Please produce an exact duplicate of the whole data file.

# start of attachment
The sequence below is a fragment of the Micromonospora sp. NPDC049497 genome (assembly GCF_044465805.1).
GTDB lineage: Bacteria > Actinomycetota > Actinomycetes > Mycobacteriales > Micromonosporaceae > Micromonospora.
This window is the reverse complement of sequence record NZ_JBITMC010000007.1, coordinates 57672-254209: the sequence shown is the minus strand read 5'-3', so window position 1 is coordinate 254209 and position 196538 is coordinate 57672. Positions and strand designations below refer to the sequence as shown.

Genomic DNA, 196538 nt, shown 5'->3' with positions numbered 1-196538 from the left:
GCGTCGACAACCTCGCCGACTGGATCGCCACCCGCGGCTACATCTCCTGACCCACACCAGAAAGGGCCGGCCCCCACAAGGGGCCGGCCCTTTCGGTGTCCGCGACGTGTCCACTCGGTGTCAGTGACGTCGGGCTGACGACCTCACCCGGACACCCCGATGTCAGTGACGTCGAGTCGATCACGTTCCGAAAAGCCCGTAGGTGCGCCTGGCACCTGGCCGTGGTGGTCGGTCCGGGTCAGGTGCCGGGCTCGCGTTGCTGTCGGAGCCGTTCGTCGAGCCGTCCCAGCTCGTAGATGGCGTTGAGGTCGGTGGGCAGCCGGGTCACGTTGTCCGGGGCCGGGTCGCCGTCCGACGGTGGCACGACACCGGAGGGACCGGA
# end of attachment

The sequence below is a fragment of the Micromonospora sp. NPDC049497 genome (assembly GCF_044465805.1).
GTDB lineage: Bacteria > Actinomycetota > Actinomycetes > Mycobacteriales > Micromonosporaceae > Micromonospora.
This window is the reverse complement of sequence record NZ_JBITMC010000007.1, coordinates 57672-254209: the sequence shown is the minus strand read 5'-3', so window position 1 is coordinate 254209 and position 196538 is coordinate 57672. Positions and strand designations below refer to the sequence as shown.

Genomic DNA, 196538 nt, shown 5'->3' with positions numbered 1-196538 from the left:
GCGTCGACAACCTCGCCGACTGGATCGCCACCCGCGGCTACATCTCCTGACCCACACCAGAAAGGGCCGGCCCCCACAAGGGGCCGGCCCTTTCGGTGTCCGCGACGTGTCCACTCGGTGTCAGTGACGTCGGGCTGACGACCTCACCCGGACACCCCGATGTCAGTGACGTCGAGTCGATCACGTTCCGAAAAGCCCGTAGGTGCGCCTGGCACCTGGCCGTGGTGGTCGGTCCGGGTCAGGTGCCGGGCTCGCGTTGCTGTCGGAGCCGTTCGTCGAGCCGTCCCAGCTCGTAGATGGCGTTGAGGTCGGTGGGCAGCCGGGTCACGTTGTCCGGGGCCGGGTCGCCGTCCGACGGTGGCACGACACCGGAGGGACCGGA